Jim Shelley & Book Of Kills

The Music Died When...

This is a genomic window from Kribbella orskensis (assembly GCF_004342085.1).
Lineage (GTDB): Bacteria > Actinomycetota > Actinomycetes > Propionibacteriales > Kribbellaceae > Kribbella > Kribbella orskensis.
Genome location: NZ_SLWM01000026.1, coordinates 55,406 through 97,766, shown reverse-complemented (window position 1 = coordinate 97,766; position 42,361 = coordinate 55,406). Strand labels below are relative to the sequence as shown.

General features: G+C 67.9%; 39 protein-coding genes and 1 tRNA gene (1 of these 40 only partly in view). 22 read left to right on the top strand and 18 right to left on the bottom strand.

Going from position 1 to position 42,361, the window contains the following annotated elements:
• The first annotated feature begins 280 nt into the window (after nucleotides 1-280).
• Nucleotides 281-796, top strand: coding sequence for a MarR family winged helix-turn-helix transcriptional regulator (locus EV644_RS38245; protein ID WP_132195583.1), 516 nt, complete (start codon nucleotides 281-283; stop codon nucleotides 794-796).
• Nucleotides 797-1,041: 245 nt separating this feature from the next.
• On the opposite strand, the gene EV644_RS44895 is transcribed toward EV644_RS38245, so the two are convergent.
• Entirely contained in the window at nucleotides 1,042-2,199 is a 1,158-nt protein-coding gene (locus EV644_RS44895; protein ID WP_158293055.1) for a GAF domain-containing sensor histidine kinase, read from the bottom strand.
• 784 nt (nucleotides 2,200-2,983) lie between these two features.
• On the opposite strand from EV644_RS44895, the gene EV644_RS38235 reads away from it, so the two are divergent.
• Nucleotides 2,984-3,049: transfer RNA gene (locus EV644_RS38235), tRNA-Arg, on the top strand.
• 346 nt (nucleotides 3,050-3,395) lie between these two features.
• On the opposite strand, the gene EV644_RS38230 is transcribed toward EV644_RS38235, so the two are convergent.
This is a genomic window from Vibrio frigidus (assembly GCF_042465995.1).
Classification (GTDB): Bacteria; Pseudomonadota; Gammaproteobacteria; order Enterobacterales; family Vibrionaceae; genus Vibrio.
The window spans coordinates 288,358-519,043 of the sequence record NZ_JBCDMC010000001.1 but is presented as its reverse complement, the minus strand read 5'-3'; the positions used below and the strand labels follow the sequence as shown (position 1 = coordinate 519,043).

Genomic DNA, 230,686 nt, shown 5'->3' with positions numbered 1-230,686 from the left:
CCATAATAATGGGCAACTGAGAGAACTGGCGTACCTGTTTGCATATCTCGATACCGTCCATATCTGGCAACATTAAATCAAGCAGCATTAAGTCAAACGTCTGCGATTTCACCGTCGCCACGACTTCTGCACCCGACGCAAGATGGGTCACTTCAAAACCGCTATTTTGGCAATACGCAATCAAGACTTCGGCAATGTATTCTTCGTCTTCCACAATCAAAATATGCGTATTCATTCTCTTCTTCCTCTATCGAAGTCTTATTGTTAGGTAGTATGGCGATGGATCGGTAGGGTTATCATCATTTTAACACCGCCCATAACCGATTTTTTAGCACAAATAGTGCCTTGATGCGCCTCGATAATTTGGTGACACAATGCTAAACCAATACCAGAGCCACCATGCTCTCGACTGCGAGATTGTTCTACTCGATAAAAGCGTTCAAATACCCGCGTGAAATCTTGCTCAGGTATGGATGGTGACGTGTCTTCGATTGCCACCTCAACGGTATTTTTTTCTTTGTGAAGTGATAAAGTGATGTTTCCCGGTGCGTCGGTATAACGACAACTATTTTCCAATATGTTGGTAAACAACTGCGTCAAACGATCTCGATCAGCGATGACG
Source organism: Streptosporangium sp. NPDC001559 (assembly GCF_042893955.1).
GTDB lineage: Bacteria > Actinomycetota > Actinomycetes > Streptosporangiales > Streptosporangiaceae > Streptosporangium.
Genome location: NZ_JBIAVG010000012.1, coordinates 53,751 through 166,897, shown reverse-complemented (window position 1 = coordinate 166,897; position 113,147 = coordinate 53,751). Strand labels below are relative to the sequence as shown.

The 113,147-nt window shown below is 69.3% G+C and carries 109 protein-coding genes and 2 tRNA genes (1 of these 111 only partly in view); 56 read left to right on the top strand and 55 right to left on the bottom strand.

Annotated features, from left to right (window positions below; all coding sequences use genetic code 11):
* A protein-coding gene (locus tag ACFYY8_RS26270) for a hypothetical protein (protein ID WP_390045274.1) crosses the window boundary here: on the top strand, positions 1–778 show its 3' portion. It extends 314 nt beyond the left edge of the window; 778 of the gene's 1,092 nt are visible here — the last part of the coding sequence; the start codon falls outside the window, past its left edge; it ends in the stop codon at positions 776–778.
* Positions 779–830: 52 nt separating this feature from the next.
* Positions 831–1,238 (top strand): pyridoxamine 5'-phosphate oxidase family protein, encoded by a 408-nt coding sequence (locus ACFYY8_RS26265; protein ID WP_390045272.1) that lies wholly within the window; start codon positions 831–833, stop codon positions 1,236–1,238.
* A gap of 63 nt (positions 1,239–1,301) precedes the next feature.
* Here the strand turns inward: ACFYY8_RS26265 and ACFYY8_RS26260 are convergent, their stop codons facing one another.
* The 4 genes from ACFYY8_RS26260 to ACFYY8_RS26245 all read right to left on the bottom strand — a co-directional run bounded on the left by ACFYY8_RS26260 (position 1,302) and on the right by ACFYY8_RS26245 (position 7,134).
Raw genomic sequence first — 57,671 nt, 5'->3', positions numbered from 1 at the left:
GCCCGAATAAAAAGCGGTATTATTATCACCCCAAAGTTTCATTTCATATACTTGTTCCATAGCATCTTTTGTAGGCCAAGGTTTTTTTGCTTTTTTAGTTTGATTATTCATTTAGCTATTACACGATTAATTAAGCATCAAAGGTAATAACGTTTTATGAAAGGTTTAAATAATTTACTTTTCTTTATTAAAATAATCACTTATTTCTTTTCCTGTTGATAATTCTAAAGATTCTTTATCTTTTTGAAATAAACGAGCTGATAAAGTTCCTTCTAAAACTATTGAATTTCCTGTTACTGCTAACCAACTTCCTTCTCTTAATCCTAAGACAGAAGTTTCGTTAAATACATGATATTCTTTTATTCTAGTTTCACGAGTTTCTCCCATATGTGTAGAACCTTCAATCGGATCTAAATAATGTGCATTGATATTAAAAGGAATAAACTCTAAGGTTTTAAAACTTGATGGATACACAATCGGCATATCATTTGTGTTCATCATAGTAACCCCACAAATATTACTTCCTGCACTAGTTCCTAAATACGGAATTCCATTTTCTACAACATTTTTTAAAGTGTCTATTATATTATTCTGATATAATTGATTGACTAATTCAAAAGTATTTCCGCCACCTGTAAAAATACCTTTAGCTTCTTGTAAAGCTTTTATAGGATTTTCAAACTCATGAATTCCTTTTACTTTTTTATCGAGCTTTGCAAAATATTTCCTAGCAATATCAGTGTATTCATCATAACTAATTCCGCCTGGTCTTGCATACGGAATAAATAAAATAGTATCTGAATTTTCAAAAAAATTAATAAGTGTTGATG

"I love that musicians can record at home. Given the sad shape of the music business, it is essential that talented singer/songwriters can easily afford to record their own music. On the one hand, it levels the playing field a bit. The music died when corporations took control and began producing a homogenized version of music. True creativity was stifled. The genius of the '60s music scene was that there was diversity and creativity on every level...I think it is harder than ever for young people today to discover true musical talent. By that I do not mean a good singer - you can find a good singer at your local talent show. I mean a true musician, skilled at playing and writing songs that you want to sing along with, songs that become the fabric of a life. I thought that with technologies like the Internet musicians would have [greater] access to their audience. But, unfortunately, it is ponderous to wade through a lot of semi-talented musicians to find the gems of music that are really melodious and meaningful." - Mike Pinder (formerly of the Moody Blues), from TAPE OP, Issue 103.